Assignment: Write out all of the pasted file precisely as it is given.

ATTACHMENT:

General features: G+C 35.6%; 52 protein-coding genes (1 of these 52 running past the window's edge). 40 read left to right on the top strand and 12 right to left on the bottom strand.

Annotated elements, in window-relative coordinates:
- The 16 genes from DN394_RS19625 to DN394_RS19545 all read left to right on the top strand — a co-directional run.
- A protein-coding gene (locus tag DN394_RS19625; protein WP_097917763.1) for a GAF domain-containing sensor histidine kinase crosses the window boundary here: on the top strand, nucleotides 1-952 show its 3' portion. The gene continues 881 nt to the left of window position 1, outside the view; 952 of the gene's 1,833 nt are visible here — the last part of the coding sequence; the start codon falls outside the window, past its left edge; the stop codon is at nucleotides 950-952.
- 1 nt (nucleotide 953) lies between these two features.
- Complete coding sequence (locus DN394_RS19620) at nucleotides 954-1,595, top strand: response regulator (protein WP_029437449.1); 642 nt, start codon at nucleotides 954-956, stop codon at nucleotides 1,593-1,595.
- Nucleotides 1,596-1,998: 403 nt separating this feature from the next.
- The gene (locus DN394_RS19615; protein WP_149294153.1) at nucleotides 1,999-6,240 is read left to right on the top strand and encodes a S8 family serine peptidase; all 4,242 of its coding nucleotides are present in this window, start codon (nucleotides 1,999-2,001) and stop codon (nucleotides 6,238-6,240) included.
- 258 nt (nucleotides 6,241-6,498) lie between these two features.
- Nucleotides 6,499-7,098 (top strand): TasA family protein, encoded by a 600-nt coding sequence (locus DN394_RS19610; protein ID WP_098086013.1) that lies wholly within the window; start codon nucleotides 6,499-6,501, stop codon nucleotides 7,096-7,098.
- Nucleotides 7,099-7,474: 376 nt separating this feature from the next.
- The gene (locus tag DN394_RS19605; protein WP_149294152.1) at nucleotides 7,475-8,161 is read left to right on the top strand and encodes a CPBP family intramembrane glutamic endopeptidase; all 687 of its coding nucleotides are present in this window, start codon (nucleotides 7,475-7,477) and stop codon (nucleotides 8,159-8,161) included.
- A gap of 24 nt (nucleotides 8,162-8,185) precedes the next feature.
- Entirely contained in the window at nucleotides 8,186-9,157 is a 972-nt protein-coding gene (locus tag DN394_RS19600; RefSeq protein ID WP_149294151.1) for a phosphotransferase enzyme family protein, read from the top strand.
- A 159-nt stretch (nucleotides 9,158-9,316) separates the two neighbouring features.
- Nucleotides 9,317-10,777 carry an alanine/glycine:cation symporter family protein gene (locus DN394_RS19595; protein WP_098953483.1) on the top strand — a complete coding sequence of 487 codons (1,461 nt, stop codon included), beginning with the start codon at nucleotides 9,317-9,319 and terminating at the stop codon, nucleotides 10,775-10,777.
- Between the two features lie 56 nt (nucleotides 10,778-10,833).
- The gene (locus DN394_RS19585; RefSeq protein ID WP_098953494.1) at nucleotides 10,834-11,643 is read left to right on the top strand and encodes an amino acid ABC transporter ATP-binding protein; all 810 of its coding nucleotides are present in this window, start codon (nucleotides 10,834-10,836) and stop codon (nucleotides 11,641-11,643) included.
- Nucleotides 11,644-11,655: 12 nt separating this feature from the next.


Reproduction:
General features: G+C 35.6%; 52 protein-coding genes (1 of these 52 running past the window's edge). 40 read left to right on the top strand and 12 right to left on the bottom strand.

Annotated elements, in window-relative coordinates:
- The 16 genes from DN394_RS19625 to DN394_RS19545 all read left to right on the top strand — a co-directional run.
- A protein-coding gene (locus tag DN394_RS19625; protein WP_097917763.1) for a GAF domain-containing sensor histidine kinase crosses the window boundary here: on the top strand, nucleotides 1-952 show its 3' portion. The gene continues 881 nt to the left of window position 1, outside the view; 952 of the gene's 1,833 nt are visible here — the last part of the coding sequence; the start codon falls outside the window, past its left edge; the stop codon is at nucleotides 950-952.
- 1 nt (nucleotide 953) lies between these two features.
- Complete coding sequence (locus DN394_RS19620) at nucleotides 954-1,595, top strand: response regulator (protein WP_029437449.1); 642 nt, start codon at nucleotides 954-956, stop codon at nucleotides 1,593-1,595.
- Nucleotides 1,596-1,998: 403 nt separating this feature from the next.
- The gene (locus DN394_RS19615; protein WP_149294153.1) at nucleotides 1,999-6,240 is read left to right on the top strand and encodes a S8 family serine peptidase; all 4,242 of its coding nucleotides are present in this window, start codon (nucleotides 1,999-2,001) and stop codon (nucleotides 6,238-6,240) included.
- 258 nt (nucleotides 6,241-6,498) lie between these two features.
- Nucleotides 6,499-7,098 (top strand): TasA family protein, encoded by a 600-nt coding sequence (locus DN394_RS19610; protein ID WP_098086013.1) that lies wholly within the window; start codon nucleotides 6,499-6,501, stop codon nucleotides 7,096-7,098.
- Nucleotides 7,099-7,474: 376 nt separating this feature from the next.
- The gene (locus tag DN394_RS19605; protein WP_149294152.1) at nucleotides 7,475-8,161 is read left to right on the top strand and encodes a CPBP family intramembrane glutamic endopeptidase; all 687 of its coding nucleotides are present in this window, start codon (nucleotides 7,475-7,477) and stop codon (nucleotides 8,159-8,161) included.
- A gap of 24 nt (nucleotides 8,162-8,185) precedes the next feature.
- Entirely contained in the window at nucleotides 8,186-9,157 is a 972-nt protein-coding gene (locus tag DN394_RS19600; RefSeq protein ID WP_149294151.1) for a phosphotransferase enzyme family protein, read from the top strand.
- A 159-nt stretch (nucleotides 9,158-9,316) separates the two neighbouring features.
- Nucleotides 9,317-10,777 carry an alanine/glycine:cation symporter family protein gene (locus DN394_RS19595; protein WP_098953483.1) on the top strand — a complete coding sequence of 487 codons (1,461 nt, stop codon included), beginning with the start codon at nucleotides 9,317-9,319 and terminating at the stop codon, nucleotides 10,775-10,777.
- Between the two features lie 56 nt (nucleotides 10,778-10,833).
- The gene (locus DN394_RS19585; RefSeq protein ID WP_098953494.1) at nucleotides 10,834-11,643 is read left to right on the top strand and encodes an amino acid ABC transporter ATP-binding protein; all 810 of its coding nucleotides are present in this window, start codon (nucleotides 10,834-10,836) and stop codon (nucleotides 11,641-11,643) included.
- Nucleotides 11,644-11,655: 12 nt separating this feature from the next.